Volcker Strikes Back: Paul Volcker Defends Prohibitions & Restrictions on Proprietary Trading


By: Kirill Kan

The current proposed Volcker Rule (“Rule”), has divided regulators, threatened bank’s international competitiveness, and failed to meet Wall Street reform groups’ demands for creating substantive changes in bank practice and culture. Despite such discord, regulators are set on creating a workable provision, having posed 394 questions for the industry and the public to consider. Monday, February 13 marked the final day of the comment period throughout which representatives for the world’s largest banks commented that the prohibitions imposed by the proposal to ban proprietary trading would increase risk, raise costs for investors, and be vulnerable to legal challenge.

The Volcker rule was first proposed in 2009 when Mr. Volcker served as the chair of President Obama’s Economic Recovery Advisory Board, as section 619 of the Dodd-Frank Wall Street Reform and Consumer Protection Act. The former Fed chairman has not left the comment period entirely to bank representatives and has recently defended the rule himself in a comment letter to federal regulators and a shortened statement published in the Wall Street Journal.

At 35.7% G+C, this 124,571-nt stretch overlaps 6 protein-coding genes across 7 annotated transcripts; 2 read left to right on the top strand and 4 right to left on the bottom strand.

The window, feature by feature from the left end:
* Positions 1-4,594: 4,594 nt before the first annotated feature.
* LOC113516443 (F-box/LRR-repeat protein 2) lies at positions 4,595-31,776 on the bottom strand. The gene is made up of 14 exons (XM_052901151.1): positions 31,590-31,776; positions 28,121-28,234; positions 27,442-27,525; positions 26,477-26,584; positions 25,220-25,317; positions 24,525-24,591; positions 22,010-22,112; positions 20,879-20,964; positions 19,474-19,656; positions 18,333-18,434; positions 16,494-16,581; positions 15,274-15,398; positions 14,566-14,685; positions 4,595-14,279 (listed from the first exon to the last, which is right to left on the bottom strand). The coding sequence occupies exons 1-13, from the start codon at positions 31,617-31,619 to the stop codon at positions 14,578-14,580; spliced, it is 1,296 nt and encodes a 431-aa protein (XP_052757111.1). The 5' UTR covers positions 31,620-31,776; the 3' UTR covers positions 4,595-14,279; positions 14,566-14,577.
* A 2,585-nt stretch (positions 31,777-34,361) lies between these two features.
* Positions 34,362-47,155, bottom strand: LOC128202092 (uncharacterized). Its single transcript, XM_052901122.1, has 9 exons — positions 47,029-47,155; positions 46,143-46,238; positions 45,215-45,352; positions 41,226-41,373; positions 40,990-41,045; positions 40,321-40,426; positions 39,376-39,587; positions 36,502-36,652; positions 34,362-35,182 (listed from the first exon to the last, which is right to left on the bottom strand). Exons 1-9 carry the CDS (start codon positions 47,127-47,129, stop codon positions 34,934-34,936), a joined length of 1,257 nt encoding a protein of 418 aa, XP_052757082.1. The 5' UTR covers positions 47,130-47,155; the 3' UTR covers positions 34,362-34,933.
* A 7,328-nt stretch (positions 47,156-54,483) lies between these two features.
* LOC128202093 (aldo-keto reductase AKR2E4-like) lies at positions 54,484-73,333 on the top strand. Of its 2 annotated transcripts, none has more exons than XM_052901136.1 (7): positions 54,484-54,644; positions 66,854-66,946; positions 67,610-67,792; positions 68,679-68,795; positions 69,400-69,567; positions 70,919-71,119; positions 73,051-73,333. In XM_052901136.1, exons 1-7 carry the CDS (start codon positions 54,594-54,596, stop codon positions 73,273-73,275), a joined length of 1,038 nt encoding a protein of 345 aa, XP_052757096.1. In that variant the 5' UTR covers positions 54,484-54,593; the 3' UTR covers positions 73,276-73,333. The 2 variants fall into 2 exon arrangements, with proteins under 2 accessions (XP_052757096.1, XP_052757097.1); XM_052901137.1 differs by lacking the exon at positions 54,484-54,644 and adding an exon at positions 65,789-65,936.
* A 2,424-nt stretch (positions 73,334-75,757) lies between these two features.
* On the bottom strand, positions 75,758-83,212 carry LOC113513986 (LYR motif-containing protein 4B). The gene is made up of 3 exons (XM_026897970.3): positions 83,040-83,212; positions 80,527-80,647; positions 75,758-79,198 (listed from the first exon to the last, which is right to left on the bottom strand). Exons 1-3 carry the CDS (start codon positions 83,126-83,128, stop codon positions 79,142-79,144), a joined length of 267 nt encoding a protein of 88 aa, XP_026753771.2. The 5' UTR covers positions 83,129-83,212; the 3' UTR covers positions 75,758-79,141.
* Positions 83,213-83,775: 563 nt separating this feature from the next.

Volcker begins his defense by citing both the need for (1) a thorough understanding of management priorities at financial institutions and (2) a set of “metrics” designed to reveal evidence of deliberately concealed and recurring proprietary trading. Between these two concerns, Volcker remarks, lies the “thorny issue” of guidance with respect to defining what “market making” action is permissible for financial institutions. Specifically, this “thorny issue” is whether, and in what forms, banks can trade with their own capital (i.e. propriety trading). According to Mr. Volcker, although there may be occasions when a customer oriented purchase and subsequent sale may call for a bank to take positions lasting several days, substantial holdings of such character “should be relatively rare and limited to less liquid markets.”  Accordingly, the Volcker rule provides several exceptions to the blanket prohibition on proprietary trading. Under these exceptions, a bank is permitted to (1) make trades to mitigate risk on hedging activities (hedging) and (2) buy securities from one client so as to sell it later to another (market making). However, it remains unclear whether these exceptions provide banks with enough leeway to engage in necessary trading activity.  Finally, the comment letter concludes with the non-contentious observation that “[i]n all their complexity, our giant banks are not easy institutions to manage.”

Although Volcker makes some valid points with regard to the need to manage complex financial institutions, whether the all-encompassing Volcker Rule is the best method of doing so, remains to be seen.


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Fordham Journal of Corporate & Financial Law